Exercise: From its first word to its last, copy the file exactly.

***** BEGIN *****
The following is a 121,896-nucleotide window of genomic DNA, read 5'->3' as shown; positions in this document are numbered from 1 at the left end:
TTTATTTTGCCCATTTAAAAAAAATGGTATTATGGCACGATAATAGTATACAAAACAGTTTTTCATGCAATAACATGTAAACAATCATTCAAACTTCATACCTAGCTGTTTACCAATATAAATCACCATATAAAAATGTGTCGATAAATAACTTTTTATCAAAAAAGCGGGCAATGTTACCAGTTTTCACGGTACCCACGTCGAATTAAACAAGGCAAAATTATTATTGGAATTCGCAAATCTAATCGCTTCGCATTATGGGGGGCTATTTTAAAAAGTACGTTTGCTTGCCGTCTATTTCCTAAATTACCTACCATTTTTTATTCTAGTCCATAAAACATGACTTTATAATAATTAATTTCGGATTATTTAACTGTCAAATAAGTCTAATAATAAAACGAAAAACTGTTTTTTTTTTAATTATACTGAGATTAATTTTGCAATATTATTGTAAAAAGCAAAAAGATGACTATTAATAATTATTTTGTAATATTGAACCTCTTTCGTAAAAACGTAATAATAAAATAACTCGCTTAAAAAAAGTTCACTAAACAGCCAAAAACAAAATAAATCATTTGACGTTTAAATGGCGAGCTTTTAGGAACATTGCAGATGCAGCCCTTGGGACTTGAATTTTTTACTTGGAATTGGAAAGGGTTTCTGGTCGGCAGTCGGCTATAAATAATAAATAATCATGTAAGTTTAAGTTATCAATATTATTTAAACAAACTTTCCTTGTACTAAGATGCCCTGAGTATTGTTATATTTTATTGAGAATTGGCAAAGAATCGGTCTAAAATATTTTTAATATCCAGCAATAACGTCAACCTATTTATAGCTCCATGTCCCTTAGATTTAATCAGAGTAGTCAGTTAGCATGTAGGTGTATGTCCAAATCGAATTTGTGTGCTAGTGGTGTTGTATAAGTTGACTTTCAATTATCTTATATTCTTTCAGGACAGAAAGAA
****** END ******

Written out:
The following is a 121,896-nucleotide window of genomic DNA, read 5'->3' as shown; positions in this document are numbered from 1 at the left end:
TTTATTTTGCCCATTTAAAAAAAATGGTATTATGGCACGATAATAGTATACAAAACAGTTTTTCATGCAATAACATGTAAACAATCATTCAAACTTCATACCTAGCTGTTTACCAATATAAATCACCATATAAAAATGTGTCGATAAATAACTTTTTATCAAAAAAGCGGGCAATGTTACCAGTTTTCACGGTACCCACGTCGAATTAAACAAGGCAAAATTATTATTGGAATTCGCAAATCTAATCGCTTCGCATTATGGGGGGCTATTTTAAAAAGTACGTTTGCTTGCCGTCTATTTCCTAAATTACCTACCATTTTTTATTCTAGTCCATAAAACATGACTTTATAATAATTAATTTCGGATTATTTAACTGTCAAATAAGTCTAATAATAAAACGAAAAACTGTTTTTTTTTTAATTATACTGAGATTAATTTTGCAATATTATTGTAAAAAGCAAAAAGATGACTATTAATAATTATTTTGTAATATTGAACCTCTTTCGTAAAAACGTAATAATAAAATAACTCGCTTAAAAAAAGTTCACTAAACAGCCAAAAACAAAATAAATCATTTGACGTTTAAATGGCGAGCTTTTAGGAACATTGCAGATGCAGCCCTTGGGACTTGAATTTTTTACTTGGAATTGGAAAGGGTTTCTGGTCGGCAGTCGGCTATAAATAATAAATAATCATGTAAGTTTAAGTTATCAATATTATTTAAACAAACTTTCCTTGTACTAAGATGCCCTGAGTATTGTTATATTTTATTGAGAATTGGCAAAGAATCGGTCTAAAATATTTTTAATATCCAGCAATAACGTCAACCTATTTATAGCTCCATGTCCCTTAGATTTAATCAGAGTAGTCAGTTAGCATGTAGGTGTATGTCCAAATCGAATTTGTGTGCTAGTGGTGTTGTATAAGTTGACTTTCAATTATCTTATATTCTTTCAGGACAGAAAGAA